X(t+\delta t) \,|\, X(t) = x \sim \mathsf{multi\_normal\_cholesky}\big(x + \delta t \mu(x), \sqrt{\delta t} \sigma(x)\big)

though for the diagonal case it makes more sense to use a vectorised call to normal.

The system the updated code in the first part of your original post is simulating now appears to be

\begin{cases} dS(t) = [\beta-\alpha S(t)I(t)-\gamma I(t)-\beta S(t)]dt+(\sigma (S(t)I(t)) / 10)dB_1(t)\\ dI(t) = [\alpha S(t)I(t)-(\beta+\gamma)I(t)]dt+(\sigma (S(t)I(t)) / 10)dB_2(t) \end{cases}

As the distribution on the Brownian noise process is symmetric if we define \bar{B}_1 = -B_1 then we see that an equivalent system is

\begin{cases} dS(t) = [\beta-\alpha S(t)I(t)-\gamma I(t)-\beta S(t)]dt - (\sigma (S(t)I(t)) / 10)d\bar{B}_1(t)\\ dI(t) = [\alpha S(t)I(t)-(\beta+\gamma)I(t)]dt+(\sigma (S(t)I(t)) / 10)dB_2(t) \end{cases}

so from a distribution perspective it doesn’t matter if the signs are switched in the diffusion coefficient. Note however this is still different from the system you originally posted in that there are two independent driving noise processes B_1 and B_2, while your original system has a single noise process B shared between both S and I. As I said above as S and I are deterministically related in this case the posterior distribution on observing both directly when using a Euler-Maruyama discretisation as you have is not well-defined.

1 Like

I want the two independent noise processes B_1 and B_2, so edited that again.
Okay so far I understand that we need to give the covariance matrix as an argument to the multi_normal, which is the symmetric product of the diffusion coefficient and this should then be a positive-definite matrix. (I agree that my example was not well chosen for that.)
Is that correct?

Yes - the symmetric product \sigma \sigma^T will always be positive semi-definite and will be strictly positive-definite providing the diffusion coefficient \sigma is full-rank.

For a N \times N diffusion coefficient, forming the symmetric product and computing a matrix factorization when computing the multivariate normal log density using multi_normal will both require \mathcal{O}(N^3) operations per observed time in each evaluation of the posterior log density (and its gradient). Using the diffusion coefficient directly in multi_normal_cholesky (this requires the diffusion coefficient to be lower-triangular, however, if not already we can often analytically solve for a lower-triangular factor of \sigma \sigma^T for example using a symbolic algebra package and use this in place of the original diffusion coefficient) will only require \mathcal{O}(N^2) operations per observed time in each evaluation of the posterior log density. For small N such as the current N = 2 this won’t make a significant difference obviously but this might be worth bearing in mind if the intention is to extend to a higher dimensional system.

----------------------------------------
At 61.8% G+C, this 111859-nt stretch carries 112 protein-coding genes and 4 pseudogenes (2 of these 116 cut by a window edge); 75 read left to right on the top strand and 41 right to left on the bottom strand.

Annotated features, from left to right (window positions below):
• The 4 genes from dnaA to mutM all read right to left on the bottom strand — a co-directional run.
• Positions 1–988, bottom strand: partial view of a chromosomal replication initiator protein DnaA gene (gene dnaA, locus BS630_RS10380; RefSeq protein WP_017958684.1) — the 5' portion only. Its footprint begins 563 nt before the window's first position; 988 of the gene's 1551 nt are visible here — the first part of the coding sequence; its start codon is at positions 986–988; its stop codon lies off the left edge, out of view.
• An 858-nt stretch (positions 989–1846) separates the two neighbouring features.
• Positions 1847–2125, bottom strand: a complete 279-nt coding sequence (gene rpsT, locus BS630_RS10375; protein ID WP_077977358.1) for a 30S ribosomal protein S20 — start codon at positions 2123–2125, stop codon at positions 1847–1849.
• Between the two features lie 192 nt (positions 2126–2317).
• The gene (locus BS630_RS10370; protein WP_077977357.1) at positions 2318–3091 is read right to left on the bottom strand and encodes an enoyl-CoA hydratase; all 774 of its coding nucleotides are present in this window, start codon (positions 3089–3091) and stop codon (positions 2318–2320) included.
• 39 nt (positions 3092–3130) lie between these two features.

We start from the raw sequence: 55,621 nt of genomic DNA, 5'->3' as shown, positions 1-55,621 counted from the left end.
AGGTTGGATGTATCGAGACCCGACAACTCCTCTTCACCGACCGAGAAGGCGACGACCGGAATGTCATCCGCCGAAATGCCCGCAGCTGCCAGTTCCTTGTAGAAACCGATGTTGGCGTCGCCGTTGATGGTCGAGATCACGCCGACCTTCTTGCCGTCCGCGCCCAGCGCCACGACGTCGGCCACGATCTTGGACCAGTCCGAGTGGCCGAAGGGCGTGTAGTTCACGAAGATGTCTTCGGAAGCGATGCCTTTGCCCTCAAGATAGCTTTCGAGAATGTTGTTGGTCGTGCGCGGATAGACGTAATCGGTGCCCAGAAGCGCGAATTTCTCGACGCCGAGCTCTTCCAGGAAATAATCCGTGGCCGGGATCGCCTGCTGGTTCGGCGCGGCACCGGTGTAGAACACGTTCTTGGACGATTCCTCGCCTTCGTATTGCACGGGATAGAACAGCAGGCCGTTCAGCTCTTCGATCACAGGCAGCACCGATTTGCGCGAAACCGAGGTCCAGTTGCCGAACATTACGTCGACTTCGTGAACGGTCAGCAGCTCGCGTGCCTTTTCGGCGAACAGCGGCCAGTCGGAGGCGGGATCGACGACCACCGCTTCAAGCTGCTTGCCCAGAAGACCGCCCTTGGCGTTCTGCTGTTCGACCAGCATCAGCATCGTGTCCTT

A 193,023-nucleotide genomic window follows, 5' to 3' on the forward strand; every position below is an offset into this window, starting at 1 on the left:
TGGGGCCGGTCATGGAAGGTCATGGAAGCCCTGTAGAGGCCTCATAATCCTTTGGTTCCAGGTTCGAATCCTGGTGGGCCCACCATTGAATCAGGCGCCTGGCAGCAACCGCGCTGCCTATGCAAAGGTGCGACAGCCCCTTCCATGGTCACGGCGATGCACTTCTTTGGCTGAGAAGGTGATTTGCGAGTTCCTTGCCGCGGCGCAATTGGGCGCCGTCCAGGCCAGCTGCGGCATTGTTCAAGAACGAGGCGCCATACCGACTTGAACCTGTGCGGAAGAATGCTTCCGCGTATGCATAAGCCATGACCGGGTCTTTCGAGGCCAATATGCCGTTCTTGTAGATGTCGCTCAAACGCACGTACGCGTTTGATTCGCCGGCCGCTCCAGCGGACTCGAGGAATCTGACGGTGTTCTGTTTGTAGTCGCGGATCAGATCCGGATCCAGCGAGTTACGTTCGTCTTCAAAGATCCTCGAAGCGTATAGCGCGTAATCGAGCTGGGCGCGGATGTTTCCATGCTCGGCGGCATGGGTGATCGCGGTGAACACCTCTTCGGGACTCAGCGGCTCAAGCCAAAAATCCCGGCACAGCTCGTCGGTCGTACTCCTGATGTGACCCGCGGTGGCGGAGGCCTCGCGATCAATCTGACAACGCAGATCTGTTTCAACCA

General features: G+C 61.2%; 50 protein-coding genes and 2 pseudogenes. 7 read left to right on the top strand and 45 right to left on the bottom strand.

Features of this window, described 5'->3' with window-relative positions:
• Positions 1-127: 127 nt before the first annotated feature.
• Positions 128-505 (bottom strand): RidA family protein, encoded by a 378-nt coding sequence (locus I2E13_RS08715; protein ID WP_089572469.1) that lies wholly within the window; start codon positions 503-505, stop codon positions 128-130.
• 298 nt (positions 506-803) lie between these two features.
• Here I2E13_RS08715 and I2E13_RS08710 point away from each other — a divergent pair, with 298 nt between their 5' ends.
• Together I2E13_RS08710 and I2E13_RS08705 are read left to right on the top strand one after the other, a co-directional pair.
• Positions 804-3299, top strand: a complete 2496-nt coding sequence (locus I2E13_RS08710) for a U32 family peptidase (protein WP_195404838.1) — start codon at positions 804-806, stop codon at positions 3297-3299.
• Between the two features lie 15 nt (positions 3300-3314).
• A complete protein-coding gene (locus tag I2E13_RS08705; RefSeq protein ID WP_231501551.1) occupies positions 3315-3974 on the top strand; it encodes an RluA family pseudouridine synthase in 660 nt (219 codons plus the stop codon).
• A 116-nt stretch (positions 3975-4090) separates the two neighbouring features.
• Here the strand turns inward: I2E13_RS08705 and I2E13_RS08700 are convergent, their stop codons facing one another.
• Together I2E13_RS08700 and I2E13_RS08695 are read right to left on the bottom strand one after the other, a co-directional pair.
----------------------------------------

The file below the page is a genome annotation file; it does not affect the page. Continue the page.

Okay, some problems again on the same model.
I just wanted to implement the model with measurements y in the data block and x being the latent state of the process as a parameter. But somehow I end up with the same initialization error again. My guess is that it is because the covariance matrix depends on the last state x[n-1] of the process and can be not positive definite if that state has negative values or zero for the infected people compartment.
So a way around would be to sample from a truncated multivariate normal I guess, but truncation is not supported in stan for multivariate distributions and I could not create a workaround yet.
Maybe you know whether I am correct where the error comes from and have an idea how to resolve it.

The model code is

toy_model2 = """
functions{
vector mu(vector x, real alpha, real gamma) {
vector[2] m;
m[1] = -alpha*x[1]*x[2];
m[2] = alpha*x[1]*x[2]-gamma*x[2];
return m;
}

matrix Sigma(vector x, real alpha, real gamma) {
matrix[2, 2] sig;
matrix[2, 2] L;
sig[1, 1] = alpha*x[1]*x[2];
sig[1, 2] = -alpha*x[1]*x[2];
sig[2, 1] = -alpha*x[1]*x[2];
sig[2 ,2] = alpha*x[1]*x[2]+gamma*x[2];
L = cholesky_decompose(sig);
return L;
}
}
data{
int<lower=0> N; // number of timesteps
real<lower=0> dt; // stepsize
array[N] vector[2] y; // vector of observations
}
parameters {
real<lower=0, upper=1> alpha;
real<lower=0, upper=1> gamma;
real<lower=0, upper=1> sigma_measurement;
array[N] vector[2] x;
}
model {
for (n in 2:N) {
x[n] ~ multi_normal_cholesky(x[n-1]+dt*mu(y[n-1], alpha, gamma), sqrt(dt/100)*Sigma(x[n-1], alpha, gamma));
y[n][1] ~ normal(x[n][1], sigma_measurement)T[0,];
y[n][2] ~ normal(x[n][2], sigma_measurement)T[0,];
}
}
"""


I used truncated normals for the observations, because I did as well in create the measurements with it gets as an input to have only non-negative values. But anyhow this should not be the reason for the error.

The rest of the code with the error message is:

measurements2 = pd.read_csv("/home/vinc777/masterthesis/two_variant_model/own_simulation/SIR_simple.csv")
del measurements2['Unnamed: 0']
del measurements2['R']

# get some artifical data
input_data2 = {"N": 100,
"dt": 0.1,
"y": np.array(measurements2),
}

post2 = stan.build(toy_model2, data=input_data2)

fit2 = post2.sample(num_chains=4, num_samples=1000)

Sampling:   0%Sampling: Initialization failed.
---------------------------------------------------------------------------